Nigeria’s oil production has dropped again as a third major crude-export facility was disrupted, this time by accidental damage rather than militant attacks.
Exxon Mobil has declared force majeure — a legal clause that allows it to stop deliveries without breaching contracts — on shipments of Qua Iboe, the company said in a statement Friday.
The Bonny Light and Forcados oil grades were already disrupted following militant attacks. The three facilities ship more than 700,000 barrels a day.
“We expected more supply disruptions out of Nigeria this week, but the pace of new supply problems from that country beats our expectations,” Olivier Jakob, managing director of consultant Petromatrix, said in a note. Production may not be much above 1 million barrels a day, he said.
A resurgence in militant attacks in Nigeria’s oil-producing region has cut output by as much as 600,000 barrels a day to 1.4 million a day and “massively diminished” the nation’s income, Emmanuel Kachikwu, Nigeria’s minister of state for petroleum, said Thursday in a broadcast on Lagos-based Channels Television, before the disruption to Qua Iboe.
An armed group calling itself the Niger Delta Avengers later warned of more attacks to come.
Brent crude has risen 5% this week to $47.64 a barrel yesterday as supply halts in Nigeria, wildfires in Canada’s oil-sands region and declining US output combined to curb a global surplus. The international benchmark has risen more than 70% since hitting a 12-year low in January.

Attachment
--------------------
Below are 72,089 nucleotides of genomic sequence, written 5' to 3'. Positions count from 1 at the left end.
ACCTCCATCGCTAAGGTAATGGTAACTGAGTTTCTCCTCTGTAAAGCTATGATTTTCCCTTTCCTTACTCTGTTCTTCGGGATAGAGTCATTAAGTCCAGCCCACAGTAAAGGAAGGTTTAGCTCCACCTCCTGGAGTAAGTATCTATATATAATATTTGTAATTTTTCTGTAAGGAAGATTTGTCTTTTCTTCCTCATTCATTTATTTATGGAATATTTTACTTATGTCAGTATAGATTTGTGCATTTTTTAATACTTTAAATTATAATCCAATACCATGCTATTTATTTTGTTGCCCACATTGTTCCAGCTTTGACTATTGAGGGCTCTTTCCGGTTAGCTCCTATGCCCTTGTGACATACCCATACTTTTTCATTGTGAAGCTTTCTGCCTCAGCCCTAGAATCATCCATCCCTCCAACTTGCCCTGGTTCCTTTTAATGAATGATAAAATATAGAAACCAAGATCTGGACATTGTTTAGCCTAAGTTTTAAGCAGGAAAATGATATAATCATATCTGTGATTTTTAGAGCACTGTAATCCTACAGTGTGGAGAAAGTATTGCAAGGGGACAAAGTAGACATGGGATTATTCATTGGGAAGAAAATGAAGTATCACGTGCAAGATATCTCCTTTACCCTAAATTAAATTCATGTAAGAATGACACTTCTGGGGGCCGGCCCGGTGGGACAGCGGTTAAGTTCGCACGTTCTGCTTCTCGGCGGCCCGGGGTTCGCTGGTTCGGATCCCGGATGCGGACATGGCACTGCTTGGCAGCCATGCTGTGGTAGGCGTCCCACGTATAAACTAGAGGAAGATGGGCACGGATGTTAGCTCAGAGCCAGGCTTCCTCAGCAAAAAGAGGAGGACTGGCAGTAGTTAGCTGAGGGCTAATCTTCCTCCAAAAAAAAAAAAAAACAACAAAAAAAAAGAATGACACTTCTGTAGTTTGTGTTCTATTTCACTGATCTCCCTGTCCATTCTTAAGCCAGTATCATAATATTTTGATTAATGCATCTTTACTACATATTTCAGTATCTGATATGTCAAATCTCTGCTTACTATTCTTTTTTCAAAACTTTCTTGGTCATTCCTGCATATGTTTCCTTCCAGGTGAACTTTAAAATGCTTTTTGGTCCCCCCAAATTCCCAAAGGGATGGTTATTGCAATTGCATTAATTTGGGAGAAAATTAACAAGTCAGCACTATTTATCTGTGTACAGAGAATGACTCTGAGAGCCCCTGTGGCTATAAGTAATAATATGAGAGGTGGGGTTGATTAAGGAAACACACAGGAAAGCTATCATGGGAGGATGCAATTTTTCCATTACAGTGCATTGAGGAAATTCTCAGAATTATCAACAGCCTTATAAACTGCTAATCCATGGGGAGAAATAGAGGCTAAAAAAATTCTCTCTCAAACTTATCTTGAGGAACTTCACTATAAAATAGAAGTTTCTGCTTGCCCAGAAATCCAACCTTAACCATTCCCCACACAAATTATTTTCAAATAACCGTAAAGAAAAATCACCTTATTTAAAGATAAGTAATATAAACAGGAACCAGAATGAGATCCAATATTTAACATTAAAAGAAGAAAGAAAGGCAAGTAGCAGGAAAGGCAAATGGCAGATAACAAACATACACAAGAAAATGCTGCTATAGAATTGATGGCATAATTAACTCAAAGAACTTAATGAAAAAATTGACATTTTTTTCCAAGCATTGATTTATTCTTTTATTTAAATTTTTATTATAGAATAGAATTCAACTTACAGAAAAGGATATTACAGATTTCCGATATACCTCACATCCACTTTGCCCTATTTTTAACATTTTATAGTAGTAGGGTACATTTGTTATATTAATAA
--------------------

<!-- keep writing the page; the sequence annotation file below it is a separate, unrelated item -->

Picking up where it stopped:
Attacks on oil infrastructure caused Nigerian production to drop to 1.69 million barrels a day last month, the lowest in 20 years.
The nation’s output hasn’t fallen as low as 1.4 million barrels a day on a monthly-average basis since 1989, the data show. The supply reduction is compounding economic problems caused by the slump in crude prices.
A subsea pipeline linked to Qua Iboe was damaged by a drilling rig, Exxon said Thursday, without giving an impact on shipments. Shell declared force majeure on exports of Bonny Light crude Wednesday following the discovery of a leak on the Nembe Creek Trunk Line.
Attacks had already halted shipments from the Forcados terminal and the Okan oil platform, which feeds into the Escravos export terminal.
Nigeria deferred at least seven Escravos cargoes scheduled to load in May and June, according to revised loading programmes obtained by Bloomberg on May 10.